Advisor: Maria Castillo
B.S. (Environmental Science; Biology) 2012-Rider University, Lawrenceville, NJ
I am currently a Ph.D student broadly interested in how climate change and other environmental changes affect organisms on a molecular level. More specifically, I am interested in how changes in our environment due to climate change can affect symbiotic relationships between species. My current research examines the physiological effects that ocean acidification has on the Hawaiian bobtail squid’s ability to recognize and maintain its bacterial symbionts.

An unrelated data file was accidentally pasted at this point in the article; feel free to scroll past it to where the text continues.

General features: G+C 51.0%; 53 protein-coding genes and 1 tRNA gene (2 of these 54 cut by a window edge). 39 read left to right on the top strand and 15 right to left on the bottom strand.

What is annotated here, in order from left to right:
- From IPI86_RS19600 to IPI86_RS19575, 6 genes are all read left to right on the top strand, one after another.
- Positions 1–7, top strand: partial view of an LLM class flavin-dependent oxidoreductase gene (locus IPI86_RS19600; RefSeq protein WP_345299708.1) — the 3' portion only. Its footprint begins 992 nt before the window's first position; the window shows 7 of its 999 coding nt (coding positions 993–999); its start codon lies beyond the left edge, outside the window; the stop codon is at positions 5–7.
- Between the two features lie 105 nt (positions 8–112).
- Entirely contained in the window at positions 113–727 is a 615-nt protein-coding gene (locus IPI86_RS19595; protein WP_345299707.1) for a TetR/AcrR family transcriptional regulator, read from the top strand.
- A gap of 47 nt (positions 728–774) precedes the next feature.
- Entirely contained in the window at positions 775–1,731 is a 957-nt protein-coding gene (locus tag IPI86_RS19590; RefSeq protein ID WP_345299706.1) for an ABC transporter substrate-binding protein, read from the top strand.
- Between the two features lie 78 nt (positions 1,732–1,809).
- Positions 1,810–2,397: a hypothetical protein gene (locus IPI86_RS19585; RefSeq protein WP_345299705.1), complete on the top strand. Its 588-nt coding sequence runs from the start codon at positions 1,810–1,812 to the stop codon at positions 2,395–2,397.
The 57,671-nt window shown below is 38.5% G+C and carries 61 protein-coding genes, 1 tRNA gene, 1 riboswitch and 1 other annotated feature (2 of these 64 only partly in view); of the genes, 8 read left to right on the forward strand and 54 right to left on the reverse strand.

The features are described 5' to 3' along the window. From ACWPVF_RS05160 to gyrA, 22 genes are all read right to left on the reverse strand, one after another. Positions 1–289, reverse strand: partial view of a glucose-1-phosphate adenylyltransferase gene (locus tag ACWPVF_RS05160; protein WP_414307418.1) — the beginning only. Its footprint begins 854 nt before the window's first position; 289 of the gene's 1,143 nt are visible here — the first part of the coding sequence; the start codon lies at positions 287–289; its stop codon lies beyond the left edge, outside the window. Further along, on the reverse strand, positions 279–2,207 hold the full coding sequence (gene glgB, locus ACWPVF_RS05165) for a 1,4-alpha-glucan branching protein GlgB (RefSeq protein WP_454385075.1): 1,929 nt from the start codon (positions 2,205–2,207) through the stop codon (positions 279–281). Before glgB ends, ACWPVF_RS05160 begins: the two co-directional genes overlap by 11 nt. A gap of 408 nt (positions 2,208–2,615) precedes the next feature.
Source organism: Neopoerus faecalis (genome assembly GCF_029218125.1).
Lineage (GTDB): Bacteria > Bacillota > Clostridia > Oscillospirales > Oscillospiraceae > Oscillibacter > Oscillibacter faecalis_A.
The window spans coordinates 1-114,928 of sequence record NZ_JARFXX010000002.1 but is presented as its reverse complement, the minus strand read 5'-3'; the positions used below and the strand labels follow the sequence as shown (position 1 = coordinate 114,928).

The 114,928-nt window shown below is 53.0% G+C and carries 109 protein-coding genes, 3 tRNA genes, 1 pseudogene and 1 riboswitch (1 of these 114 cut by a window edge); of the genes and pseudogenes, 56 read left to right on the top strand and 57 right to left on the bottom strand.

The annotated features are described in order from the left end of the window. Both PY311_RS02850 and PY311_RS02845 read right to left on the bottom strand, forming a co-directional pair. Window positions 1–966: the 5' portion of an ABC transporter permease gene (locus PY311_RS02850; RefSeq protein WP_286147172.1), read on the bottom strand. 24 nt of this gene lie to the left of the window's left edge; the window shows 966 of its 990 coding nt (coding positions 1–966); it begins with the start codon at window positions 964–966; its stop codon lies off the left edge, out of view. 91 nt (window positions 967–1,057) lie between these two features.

Besides research, I have heavy interests in sustainability initiatives, science education and outreach, and science policy. I recently spent the 2015 Summer doing a science policy internship at the National Science Foundation in D.C. My research at NSF focused on looking at the representation of women that receive funding from the NSF across various STEM fields and how that compares to their representation within academic faculty positions.
Castillo MG, Salazar KA, Joffe NR. (2015). The immune response of cephalopods from head to foot. Fish & shellfish immunology, 46(1), 145-160.
Salazar KA, Joffe NR, Dinguirard N, Houde P, Castillo MG. (2015). Transcriptome Analysis of the White Body of the Squid Euprymna tasmanica with Emphasis on Immune and Hematopoietic Gene Discovery. PloS one, 10(3).